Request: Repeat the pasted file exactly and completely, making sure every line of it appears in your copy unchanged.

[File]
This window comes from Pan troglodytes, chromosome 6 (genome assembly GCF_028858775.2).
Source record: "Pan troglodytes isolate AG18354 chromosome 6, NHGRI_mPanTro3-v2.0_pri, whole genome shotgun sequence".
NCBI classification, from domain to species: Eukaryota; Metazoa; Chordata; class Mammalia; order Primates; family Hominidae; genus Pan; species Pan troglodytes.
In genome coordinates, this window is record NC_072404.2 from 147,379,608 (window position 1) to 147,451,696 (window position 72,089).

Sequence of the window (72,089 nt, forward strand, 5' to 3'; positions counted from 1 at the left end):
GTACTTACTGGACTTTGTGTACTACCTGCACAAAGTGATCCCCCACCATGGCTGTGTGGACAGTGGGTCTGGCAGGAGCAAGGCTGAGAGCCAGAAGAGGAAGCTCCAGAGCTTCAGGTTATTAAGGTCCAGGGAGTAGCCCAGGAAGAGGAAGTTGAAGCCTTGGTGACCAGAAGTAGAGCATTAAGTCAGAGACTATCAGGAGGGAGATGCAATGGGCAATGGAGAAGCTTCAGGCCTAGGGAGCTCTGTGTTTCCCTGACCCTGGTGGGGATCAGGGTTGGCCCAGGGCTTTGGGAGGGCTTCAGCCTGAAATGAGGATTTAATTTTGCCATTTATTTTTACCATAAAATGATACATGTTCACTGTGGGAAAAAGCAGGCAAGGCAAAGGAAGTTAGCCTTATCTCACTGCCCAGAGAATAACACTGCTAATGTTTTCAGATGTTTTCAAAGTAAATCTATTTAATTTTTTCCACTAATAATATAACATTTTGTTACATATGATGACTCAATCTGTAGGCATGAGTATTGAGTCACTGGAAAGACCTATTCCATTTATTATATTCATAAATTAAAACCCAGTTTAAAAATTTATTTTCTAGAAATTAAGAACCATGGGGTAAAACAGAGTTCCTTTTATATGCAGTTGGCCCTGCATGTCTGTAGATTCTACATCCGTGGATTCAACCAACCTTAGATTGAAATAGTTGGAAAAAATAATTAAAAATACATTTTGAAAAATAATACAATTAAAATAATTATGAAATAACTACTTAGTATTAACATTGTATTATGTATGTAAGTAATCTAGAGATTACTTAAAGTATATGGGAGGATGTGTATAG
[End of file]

This window comes from Pan troglodytes, chromosome 6 (genome assembly GCF_028858775.2).
Source record: "Pan troglodytes isolate AG18354 chromosome 6, NHGRI_mPanTro3-v2.0_pri, whole genome shotgun sequence".
NCBI classification, from domain to species: Eukaryota; Metazoa; Chordata; class Mammalia; order Primates; family Hominidae; genus Pan; species Pan troglodytes.
In genome coordinates, this window is record NC_072404.2 from 147,379,608 (window position 1) to 147,451,696 (window position 72,089).

Sequence of the window (72,089 nt, forward strand, 5' to 3'; positions counted from 1 at the left end):
GTACTTACTGGACTTTGTGTACTACCTGCACAAAGTGATCCCCCACCATGGCTGTGTGGACAGTGGGTCTGGCAGGAGCAAGGCTGAGAGCCAGAAGAGGAAGCTCCAGAGCTTCAGGTTATTAAGGTCCAGGGAGTAGCCCAGGAAGAGGAAGTTGAAGCCTTGGTGACCAGAAGTAGAGCATTAAGTCAGAGACTATCAGGAGGGAGATGCAATGGGCAATGGAGAAGCTTCAGGCCTAGGGAGCTCTGTGTTTCCCTGACCCTGGTGGGGATCAGGGTTGGCCCAGGGCTTTGGGAGGGCTTCAGCCTGAAATGAGGATTTAATTTTGCCATTTATTTTTACCATAAAATGATACATGTTCACTGTGGGAAAAAGCAGGCAAGGCAAAGGAAGTTAGCCTTATCTCACTGCCCAGAGAATAACACTGCTAATGTTTTCAGATGTTTTCAAAGTAAATCTATTTAATTTTTTCCACTAATAATATAACATTTTGTTACATATGATGACTCAATCTGTAGGCATGAGTATTGAGTCACTGGAAAGACCTATTCCATTTATTATATTCATAAATTAAAACCCAGTTTAAAAATTTATTTTCTAGAAATTAAGAACCATGGGGTAAAACAGAGTTCCTTTTATATGCAGTTGGCCCTGCATGTCTGTAGATTCTACATCCGTGGATTCAACCAACCTTAGATTGAAATAGTTGGAAAAAATAATTAAAAATACATTTTGAAAAATAATACAATTAAAATAATTATGAAATAACTACTTAGTATTAACATTGTATTATGTATGTAAGTAATCTAGAGATTACTTAAAGTATATGGGAGGATGTGTATAG